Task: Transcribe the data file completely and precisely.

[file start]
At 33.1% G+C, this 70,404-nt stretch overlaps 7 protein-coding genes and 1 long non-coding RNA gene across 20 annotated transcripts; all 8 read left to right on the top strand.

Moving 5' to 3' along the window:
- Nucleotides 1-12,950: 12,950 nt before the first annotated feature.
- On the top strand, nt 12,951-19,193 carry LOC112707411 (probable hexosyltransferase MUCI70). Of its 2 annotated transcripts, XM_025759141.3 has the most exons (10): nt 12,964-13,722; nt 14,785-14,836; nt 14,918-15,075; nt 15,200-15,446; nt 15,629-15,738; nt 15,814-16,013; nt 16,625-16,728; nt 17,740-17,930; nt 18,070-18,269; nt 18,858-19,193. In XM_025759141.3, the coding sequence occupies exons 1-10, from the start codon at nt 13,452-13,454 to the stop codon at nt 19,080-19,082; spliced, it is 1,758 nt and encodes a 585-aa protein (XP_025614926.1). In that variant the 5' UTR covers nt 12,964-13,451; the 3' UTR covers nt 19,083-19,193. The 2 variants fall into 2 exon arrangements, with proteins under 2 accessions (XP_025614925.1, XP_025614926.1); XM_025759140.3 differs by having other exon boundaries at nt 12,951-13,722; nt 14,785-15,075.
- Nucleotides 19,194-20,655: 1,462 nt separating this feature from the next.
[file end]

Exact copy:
At 33.1% G+C, this 70,404-nt stretch overlaps 7 protein-coding genes and 1 long non-coding RNA gene across 20 annotated transcripts; all 8 read left to right on the top strand.

Moving 5' to 3' along the window:
- Nucleotides 1-12,950: 12,950 nt before the first annotated feature.
- On the top strand, nt 12,951-19,193 carry LOC112707411 (probable hexosyltransferase MUCI70). Of its 2 annotated transcripts, XM_025759141.3 has the most exons (10): nt 12,964-13,722; nt 14,785-14,836; nt 14,918-15,075; nt 15,200-15,446; nt 15,629-15,738; nt 15,814-16,013; nt 16,625-16,728; nt 17,740-17,930; nt 18,070-18,269; nt 18,858-19,193. In XM_025759141.3, the coding sequence occupies exons 1-10, from the start codon at nt 13,452-13,454 to the stop codon at nt 19,080-19,082; spliced, it is 1,758 nt and encodes a 585-aa protein (XP_025614926.1). In that variant the 5' UTR covers nt 12,964-13,451; the 3' UTR covers nt 19,083-19,193. The 2 variants fall into 2 exon arrangements, with proteins under 2 accessions (XP_025614925.1, XP_025614926.1); XM_025759140.3 differs by having other exon boundaries at nt 12,951-13,722; nt 14,785-15,075.
- Nucleotides 19,194-20,655: 1,462 nt separating this feature from the next.